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Similarly, Raj Kumar examines how precarious life can be if you are a member of the wrong religion or sect. For his installation Meet, Pray and Pay (2017), Kumar wove 37,152 dice into nine prayer mats that mimic regional textile patterns and Persian tile decorations, laying them on the gallery’s floor pointing towards Mecca. The premise here is glaringly obvious and perhaps even flimsy—life and death is as arbitrary as the throw of a dice. Even so, the prayer mats possess a curious and captivating presence, and demonstrates that good art need not be conceptually rarefied or obscure.

Installation view of SONIA LEBER and DAVID CHESWORTH‘s Earthwork, 2017, HD video with stereo audio: 5 min, at "I don’t want to be there when it happens," 4A Centre for Contemporary Asian Art, Sydney, 2017. Courtesy the artists.

On the second floor of the gallery was a work by Chesworth and Leber. Their installation comprises a dreary video titled Earthwork (2016), displayed on a small light box which is laid flat on the floor. Filmed with a hand-held camera, the moving image offers a drone-like bird’s eye view of a decimated landscape, which on closer inspection is revealed to be a discarded model of a suburban housing estate. The work references the control systems of predator drones, which were actually based on Xbox and Play Station game consoles; the more important inference being that the directors of these indiscriminate killing machines remain safely ensconced in America while delivering death to the inhabitants of Pakistan, Afghanistan or any other target deemed ‘suitable’ for their attention. Earthwork, which runs on a five-minute loop, possesses none of the sublimity of Kumar’s work and is clumsy in comparison.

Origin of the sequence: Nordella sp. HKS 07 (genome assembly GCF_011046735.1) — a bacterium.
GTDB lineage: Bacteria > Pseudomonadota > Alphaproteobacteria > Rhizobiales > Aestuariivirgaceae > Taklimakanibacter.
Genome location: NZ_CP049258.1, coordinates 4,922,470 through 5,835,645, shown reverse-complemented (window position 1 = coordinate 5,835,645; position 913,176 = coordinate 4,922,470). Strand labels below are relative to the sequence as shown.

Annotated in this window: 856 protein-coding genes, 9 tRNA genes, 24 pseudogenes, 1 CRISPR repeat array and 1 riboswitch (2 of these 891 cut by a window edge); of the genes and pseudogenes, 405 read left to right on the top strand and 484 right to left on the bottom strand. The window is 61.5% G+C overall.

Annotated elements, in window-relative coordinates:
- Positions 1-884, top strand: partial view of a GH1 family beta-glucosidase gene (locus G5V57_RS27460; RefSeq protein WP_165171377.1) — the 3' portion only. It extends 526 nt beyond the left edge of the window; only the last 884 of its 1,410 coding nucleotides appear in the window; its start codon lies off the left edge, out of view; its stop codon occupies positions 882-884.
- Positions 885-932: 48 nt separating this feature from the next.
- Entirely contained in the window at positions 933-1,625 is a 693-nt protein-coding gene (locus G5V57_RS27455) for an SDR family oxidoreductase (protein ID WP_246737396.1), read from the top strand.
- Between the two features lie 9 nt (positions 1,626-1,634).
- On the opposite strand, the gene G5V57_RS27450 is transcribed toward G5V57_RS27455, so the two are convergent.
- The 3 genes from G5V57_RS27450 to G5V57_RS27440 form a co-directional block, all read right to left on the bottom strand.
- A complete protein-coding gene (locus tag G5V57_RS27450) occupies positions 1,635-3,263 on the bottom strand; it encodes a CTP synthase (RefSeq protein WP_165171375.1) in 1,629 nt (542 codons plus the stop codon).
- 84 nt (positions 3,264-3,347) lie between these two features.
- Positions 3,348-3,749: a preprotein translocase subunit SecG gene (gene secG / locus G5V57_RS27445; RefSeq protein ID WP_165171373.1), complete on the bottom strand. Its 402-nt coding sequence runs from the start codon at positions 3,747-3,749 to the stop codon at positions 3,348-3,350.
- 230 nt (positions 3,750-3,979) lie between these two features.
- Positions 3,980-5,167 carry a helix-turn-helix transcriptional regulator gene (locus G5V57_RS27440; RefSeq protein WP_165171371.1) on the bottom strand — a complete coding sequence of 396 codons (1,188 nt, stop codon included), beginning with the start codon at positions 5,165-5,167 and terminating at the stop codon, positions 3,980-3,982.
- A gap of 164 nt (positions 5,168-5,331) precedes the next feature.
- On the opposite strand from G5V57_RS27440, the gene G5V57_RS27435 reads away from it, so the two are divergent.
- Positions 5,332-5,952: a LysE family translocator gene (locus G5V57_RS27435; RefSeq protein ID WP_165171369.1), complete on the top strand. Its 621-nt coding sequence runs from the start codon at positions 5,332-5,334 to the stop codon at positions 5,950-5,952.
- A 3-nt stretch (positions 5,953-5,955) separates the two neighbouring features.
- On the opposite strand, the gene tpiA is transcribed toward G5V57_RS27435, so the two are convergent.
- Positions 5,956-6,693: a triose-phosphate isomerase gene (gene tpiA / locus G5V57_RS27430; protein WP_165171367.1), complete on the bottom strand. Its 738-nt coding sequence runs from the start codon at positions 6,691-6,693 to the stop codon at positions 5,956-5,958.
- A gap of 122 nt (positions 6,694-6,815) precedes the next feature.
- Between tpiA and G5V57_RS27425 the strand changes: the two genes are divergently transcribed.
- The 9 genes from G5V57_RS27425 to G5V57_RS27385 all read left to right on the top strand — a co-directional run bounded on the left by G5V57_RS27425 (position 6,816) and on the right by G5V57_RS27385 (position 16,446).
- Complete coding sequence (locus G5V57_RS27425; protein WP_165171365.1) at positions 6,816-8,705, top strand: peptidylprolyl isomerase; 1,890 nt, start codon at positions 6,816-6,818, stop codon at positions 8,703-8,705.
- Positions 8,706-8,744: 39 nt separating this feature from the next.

One would like to say that this is a tightly curated, carefully constructed show but ultimately the four works remain somehow adrift within the otherwise empty spaces, which comes dangerously close to overwhelming the exhibits. The exhibition will move on to the Perth Institute of Contemporary Arts—partners in this exhibition—where further works by Raqs Media Collective, Reena Saini Kallat, Mithu Sen and Abdullah MI Syed, will be added.

I don’t want to be there when it happens is on view at 4A Centre for Contemporary Asian Art, Sydney, until October 8, 2017. The exhibition will then tour to Perth Institute of Contemporary Arts, Perth, where it will be presented from November 11 to December 24.